Systomus navjotsodhii Tan 2012
- The genus name Puntigrus is a combination of two words: ‘Puntius’, which is a genus of small freshwater fish, and ‘tigrus’, a word invented to resemble the Latin word ‘tigris’, meaning ‘tiger’. This name was chosen due to the distinctive barred coloration pattern that resembles the coat of a tiger and the common name ‘tiger barb’ used to refer to some species in this group of fish.
- The specific epithet ‘navjotsodhii’ is derived from the name of Professor Navjot S. Sodhi (1962-2011), a well-respected conservationist and ecological researcher who made significant contributions to the study of Southeast Asian wildlife. The species was named in his honor to acknowledge his tireless efforts to promote biodiversity conservation and his significant contributions as the editor of the Raffles Bulletin of Zoology. This species will serve as a reminder of Professor Sodhi’s legacy and his invaluable contributions to the scientific community.
- Order: Cypriniformes
- Family: Cyprinidae
This particular species of fish is currently restricted to the upper Katingan and Barito river basins located in the province of Kalimantan Tangah (Central Kalimantan) in Indonesian Borneo. It has not been observed in any other geographic region or water body.
The exact location where the type specimen of this species was discovered is known as the Mendawai sub-basin, which is situated within the Katingan basin. This area is located at an altitude of approximately 200 meters above sea level and is characterized by a hilly landscape. The specific site where the specimen was collected is a hill stream that forms part of the buffer zone of the Bukit Raya–Bukit Baka National Park. This location is marked by coordinates 00°44.91’S and 112°15.85’E and is located in the heart of the fish’s natural habitat.
The collection of the type series of this fish species was carried out in a small, clear-water stream that featured a series of riffles and deeper pools. The stream had a maximum width of 5 meters and a depth range spanning from 10 centimeters to 1 meter. The pH of the water in this stream was recorded as 6.0. The substrate of the streambed was composed of sand, gravel, rocks, and some leaf litter, and the water’s edge was marked by overhanging marginal vegetation.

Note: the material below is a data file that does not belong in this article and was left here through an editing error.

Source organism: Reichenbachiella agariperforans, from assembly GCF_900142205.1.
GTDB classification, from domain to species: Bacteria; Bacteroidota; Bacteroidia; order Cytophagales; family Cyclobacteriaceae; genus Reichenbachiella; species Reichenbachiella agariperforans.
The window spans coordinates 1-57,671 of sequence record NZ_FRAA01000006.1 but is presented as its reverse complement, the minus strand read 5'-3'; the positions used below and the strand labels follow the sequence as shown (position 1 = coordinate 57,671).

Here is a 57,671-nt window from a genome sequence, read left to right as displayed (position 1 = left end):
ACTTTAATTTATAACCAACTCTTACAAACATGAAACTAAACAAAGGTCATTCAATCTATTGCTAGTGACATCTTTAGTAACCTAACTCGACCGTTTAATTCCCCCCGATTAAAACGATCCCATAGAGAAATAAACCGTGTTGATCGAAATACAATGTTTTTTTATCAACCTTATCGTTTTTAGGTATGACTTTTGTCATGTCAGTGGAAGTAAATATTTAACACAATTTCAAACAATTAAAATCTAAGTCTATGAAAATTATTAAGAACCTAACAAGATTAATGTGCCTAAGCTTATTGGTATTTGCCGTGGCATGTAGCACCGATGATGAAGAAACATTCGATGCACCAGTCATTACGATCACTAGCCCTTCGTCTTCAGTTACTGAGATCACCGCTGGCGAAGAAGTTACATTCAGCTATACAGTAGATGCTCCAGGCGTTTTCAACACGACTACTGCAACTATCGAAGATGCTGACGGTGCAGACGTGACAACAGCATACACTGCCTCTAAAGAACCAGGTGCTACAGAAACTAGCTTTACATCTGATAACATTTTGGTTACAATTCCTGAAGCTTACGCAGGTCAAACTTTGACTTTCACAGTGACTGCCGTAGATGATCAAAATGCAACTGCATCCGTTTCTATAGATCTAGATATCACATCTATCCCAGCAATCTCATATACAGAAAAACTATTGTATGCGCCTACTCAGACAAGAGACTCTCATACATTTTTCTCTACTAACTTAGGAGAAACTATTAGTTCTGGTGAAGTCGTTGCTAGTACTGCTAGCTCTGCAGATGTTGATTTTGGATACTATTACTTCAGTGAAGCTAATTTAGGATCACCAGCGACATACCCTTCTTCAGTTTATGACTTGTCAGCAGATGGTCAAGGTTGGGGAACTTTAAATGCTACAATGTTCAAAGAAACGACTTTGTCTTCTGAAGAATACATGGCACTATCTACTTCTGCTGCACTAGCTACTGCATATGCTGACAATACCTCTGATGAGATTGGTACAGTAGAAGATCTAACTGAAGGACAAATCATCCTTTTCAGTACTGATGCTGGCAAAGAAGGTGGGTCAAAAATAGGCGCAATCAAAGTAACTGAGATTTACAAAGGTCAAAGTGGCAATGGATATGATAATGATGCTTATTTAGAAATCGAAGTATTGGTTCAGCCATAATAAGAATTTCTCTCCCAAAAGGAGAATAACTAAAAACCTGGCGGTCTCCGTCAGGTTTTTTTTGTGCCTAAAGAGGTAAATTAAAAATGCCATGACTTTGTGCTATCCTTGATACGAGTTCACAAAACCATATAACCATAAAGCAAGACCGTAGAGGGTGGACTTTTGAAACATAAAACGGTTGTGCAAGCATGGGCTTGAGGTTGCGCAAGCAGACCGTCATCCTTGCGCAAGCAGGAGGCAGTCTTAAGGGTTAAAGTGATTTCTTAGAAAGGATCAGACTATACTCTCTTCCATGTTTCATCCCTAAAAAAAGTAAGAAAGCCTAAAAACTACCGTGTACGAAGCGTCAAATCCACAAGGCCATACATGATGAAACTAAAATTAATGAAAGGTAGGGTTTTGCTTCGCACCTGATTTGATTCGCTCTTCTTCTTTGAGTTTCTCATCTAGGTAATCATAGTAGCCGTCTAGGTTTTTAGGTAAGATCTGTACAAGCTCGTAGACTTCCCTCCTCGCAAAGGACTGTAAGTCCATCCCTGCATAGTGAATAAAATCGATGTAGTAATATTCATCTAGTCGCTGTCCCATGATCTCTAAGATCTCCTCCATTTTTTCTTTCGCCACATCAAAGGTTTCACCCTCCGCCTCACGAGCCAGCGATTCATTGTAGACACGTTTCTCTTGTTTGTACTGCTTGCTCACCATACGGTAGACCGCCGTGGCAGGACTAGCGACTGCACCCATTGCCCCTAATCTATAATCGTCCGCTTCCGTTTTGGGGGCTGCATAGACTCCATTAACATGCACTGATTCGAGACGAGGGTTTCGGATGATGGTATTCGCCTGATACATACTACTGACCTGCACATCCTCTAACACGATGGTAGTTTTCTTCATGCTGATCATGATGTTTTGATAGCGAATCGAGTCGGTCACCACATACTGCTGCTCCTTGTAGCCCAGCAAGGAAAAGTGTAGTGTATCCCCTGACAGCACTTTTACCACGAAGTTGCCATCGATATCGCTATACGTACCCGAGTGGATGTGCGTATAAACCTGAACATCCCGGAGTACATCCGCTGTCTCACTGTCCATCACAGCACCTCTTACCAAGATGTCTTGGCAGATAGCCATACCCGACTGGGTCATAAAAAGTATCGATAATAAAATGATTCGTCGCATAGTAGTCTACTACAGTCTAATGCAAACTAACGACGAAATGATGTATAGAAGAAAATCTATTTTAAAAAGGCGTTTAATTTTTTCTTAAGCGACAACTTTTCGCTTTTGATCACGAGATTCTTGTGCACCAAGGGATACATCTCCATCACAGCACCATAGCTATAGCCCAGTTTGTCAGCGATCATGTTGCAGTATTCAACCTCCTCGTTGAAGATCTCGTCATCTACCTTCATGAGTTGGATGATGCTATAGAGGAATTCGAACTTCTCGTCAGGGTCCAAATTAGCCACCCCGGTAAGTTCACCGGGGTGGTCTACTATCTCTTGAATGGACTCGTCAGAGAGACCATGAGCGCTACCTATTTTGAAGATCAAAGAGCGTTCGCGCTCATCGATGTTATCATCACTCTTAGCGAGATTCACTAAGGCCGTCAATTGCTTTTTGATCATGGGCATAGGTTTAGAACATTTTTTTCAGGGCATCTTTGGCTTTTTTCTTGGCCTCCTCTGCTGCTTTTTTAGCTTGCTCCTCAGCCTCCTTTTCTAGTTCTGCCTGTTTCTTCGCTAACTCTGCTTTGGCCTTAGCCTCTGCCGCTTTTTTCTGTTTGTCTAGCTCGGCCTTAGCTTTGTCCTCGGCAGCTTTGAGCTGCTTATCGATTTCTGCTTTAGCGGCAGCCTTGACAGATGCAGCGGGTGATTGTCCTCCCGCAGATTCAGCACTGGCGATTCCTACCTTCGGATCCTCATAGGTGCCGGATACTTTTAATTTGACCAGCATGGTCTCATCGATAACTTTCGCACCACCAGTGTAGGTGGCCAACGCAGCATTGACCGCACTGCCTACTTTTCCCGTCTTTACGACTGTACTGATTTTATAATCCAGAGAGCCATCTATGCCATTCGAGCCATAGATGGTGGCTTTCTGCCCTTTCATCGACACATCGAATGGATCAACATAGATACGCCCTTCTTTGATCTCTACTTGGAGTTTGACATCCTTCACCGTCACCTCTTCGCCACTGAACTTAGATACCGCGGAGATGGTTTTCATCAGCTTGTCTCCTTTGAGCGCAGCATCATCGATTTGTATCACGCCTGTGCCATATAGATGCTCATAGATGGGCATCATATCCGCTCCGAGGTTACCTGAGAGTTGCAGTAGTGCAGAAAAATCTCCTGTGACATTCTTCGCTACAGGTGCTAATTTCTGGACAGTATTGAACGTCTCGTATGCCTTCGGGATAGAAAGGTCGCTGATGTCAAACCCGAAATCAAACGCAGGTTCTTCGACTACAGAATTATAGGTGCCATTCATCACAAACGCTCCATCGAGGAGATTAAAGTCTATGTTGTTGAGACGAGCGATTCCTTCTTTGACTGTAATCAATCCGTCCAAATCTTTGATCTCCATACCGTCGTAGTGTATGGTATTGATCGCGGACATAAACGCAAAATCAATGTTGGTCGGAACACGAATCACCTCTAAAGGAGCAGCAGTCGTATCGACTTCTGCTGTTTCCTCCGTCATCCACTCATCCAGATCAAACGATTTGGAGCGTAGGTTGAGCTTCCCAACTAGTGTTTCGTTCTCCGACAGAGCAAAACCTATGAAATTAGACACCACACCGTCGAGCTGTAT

During the collection of the type series, the stream was found to be inhabited by several other fish species, which were observed living in the same habitat as the newly identified species. These included members of the genera Barbonymus, Barbodes, Crossocheilus, Garra, Hampala, Mystacoleucus, Rasbora, Gastromyzon, Pangio, Leiocassis, Hemibagrus, Glyptothorax, Channa, and Mastacembelus.
Maximum Standard Length
At least 48 mm.
Currently, this fish species is not known to be kept in the aquarium hobby. The trade for similar-looking fish, commonly referred to as ‘tiger barbs’, often relies on commercially produced species with questionable origins. This newly identified species can be distinguished from other members of its genus by its unique combination of features, which include four broad, black bars up to five scales wide, a deep body, a complete lateral line with 20-21 pored scales in the lateral series, and the absence of rostral barbels.
The genus Puntigrus was established by Kottelat (2013) to accommodate a group of fish species formerly referred to as the ‘Puntius tetrazona group’, which includes P. tetrazona, P. navjotsodhii, P. pulcher, and P. partipentazona. While P. tetrazona, P. navjotsodhii, and P. pulcher are native to western, central, and eastern Borneo, respectively, P. partipentazona is found in Indochina. These fish share a unique color pattern that consists of four black bars on a pale body, with black pigmentation on at least the basal half of the dorsal fin.
Other features that aid in identifying this group of fish include a rhomboid-shaped, deep body, a complete or incomplete lateral line, a serrated posterior edge on the last simple dorsal-fin ray, and the absence of rostral barbels. The genus Puntius was previously considered a polyphyletic group that included over 100 species, but this has been largely resolved in recent years. Overall, the identification of this new species and the clarification of its taxonomy will contribute to a better understanding of the diversity and evolution of freshwater fish in this region.
- Tan, H. H., 2012 – Raffles Bulletin of Zoology, Supplement 25: 285-289
Systomus navjotsodhii, a new cyprinid fish from central Kalimantan, Borneo.
- Kottelat, M., 2013 – Raffles Bulletin of Zoology Supplement 27: 1-663
The fishes of the inland waters of southeast Asia: a catalogue and core bibiography of the fishes known to occur in freshwaters, mangroves and estuaries.